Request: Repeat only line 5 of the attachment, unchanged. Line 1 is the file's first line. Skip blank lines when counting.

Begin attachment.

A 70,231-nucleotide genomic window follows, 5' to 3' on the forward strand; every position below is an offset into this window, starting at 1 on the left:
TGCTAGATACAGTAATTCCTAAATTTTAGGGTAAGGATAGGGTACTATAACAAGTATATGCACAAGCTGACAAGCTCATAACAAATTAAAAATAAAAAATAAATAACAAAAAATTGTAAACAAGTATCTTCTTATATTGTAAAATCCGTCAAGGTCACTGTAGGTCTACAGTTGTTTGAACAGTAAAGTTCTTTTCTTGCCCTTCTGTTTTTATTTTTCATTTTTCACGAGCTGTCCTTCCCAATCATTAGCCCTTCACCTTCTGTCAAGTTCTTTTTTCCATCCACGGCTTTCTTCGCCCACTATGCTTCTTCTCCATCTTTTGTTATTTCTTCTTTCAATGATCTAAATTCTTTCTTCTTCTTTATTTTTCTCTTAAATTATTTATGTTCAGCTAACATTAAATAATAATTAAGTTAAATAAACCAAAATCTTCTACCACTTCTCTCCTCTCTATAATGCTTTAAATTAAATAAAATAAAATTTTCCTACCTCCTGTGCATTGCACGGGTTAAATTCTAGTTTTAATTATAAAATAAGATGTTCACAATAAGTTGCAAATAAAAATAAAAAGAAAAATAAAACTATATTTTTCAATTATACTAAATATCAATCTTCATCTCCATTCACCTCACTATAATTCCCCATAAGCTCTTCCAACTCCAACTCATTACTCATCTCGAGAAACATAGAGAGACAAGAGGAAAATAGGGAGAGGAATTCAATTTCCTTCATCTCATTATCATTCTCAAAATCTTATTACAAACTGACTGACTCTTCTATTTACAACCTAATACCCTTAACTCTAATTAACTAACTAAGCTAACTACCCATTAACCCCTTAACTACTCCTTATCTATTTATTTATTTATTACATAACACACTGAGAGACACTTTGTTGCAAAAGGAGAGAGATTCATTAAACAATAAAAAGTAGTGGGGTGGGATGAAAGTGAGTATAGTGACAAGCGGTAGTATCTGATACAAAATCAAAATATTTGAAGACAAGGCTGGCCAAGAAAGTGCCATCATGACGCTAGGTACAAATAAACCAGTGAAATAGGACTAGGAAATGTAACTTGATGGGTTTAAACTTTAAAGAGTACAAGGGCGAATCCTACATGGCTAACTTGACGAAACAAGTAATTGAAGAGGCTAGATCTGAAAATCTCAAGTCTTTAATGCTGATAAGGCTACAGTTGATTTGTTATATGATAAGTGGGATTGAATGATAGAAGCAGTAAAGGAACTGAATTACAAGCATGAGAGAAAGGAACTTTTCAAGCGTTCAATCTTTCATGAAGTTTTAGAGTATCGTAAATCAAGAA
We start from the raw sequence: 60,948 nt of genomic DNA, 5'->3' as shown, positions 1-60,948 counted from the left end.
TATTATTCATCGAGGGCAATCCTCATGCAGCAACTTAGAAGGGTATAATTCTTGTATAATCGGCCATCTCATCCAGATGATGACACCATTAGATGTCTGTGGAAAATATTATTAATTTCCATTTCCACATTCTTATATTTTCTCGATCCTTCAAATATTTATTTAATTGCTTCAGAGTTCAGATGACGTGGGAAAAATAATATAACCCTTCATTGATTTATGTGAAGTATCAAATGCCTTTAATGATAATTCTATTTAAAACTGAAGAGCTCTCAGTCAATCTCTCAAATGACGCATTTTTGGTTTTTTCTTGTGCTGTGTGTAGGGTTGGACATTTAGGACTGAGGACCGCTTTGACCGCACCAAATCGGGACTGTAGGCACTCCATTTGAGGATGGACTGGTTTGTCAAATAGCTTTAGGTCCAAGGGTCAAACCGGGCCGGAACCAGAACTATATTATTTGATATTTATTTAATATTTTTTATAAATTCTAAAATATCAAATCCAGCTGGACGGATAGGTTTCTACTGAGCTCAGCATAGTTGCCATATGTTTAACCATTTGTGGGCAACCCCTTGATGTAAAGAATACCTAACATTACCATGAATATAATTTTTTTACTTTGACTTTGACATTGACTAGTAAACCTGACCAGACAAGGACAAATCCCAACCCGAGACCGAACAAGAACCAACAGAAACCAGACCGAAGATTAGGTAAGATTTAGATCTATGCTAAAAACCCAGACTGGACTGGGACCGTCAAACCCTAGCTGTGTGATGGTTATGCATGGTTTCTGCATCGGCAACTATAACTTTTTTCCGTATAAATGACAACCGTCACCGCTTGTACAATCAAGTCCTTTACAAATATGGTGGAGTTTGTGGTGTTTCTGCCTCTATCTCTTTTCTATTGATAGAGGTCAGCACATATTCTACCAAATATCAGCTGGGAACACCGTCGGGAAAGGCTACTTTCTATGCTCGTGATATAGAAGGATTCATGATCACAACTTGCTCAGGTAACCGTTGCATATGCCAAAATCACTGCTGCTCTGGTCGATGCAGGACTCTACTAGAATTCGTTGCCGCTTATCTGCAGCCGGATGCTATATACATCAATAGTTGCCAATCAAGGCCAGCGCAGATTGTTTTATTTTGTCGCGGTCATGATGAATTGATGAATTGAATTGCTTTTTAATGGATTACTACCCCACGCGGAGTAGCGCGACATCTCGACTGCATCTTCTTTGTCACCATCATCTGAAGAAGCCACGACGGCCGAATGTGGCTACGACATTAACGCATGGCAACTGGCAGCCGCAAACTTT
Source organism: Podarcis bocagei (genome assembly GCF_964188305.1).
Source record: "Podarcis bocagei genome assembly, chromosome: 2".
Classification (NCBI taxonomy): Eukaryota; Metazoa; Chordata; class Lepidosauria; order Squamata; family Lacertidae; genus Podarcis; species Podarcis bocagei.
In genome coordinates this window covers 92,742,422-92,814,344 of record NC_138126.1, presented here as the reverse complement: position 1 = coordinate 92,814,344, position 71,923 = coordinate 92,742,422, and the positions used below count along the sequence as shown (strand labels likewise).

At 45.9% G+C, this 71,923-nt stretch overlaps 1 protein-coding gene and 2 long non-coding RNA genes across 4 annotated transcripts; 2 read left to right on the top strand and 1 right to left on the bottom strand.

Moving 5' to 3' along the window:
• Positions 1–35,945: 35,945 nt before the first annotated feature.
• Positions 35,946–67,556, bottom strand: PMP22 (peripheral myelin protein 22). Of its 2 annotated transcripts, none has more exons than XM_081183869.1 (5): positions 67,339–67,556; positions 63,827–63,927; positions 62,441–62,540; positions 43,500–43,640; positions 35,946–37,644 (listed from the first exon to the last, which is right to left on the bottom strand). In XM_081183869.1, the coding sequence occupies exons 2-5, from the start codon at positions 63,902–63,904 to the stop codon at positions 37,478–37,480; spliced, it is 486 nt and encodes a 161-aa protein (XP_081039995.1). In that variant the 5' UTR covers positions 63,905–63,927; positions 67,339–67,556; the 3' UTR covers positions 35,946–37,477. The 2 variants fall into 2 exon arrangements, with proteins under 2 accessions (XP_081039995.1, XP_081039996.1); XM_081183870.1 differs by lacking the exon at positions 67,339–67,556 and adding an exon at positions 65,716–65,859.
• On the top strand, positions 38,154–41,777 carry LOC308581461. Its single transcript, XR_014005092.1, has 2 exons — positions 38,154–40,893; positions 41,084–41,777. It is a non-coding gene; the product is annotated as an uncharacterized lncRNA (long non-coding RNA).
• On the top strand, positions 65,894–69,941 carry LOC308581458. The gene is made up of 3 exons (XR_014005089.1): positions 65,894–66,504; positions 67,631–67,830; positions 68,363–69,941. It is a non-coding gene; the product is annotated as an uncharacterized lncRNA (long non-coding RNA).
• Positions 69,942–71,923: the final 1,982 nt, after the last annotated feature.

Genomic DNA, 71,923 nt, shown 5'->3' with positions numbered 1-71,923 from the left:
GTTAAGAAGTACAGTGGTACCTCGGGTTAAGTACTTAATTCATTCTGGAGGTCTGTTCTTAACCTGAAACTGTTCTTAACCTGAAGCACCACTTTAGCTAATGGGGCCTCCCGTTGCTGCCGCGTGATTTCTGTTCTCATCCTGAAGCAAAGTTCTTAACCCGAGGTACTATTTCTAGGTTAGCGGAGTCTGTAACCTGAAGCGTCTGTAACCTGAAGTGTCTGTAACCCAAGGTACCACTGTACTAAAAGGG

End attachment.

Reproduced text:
Source organism: Podarcis bocagei (genome assembly GCF_964188305.1).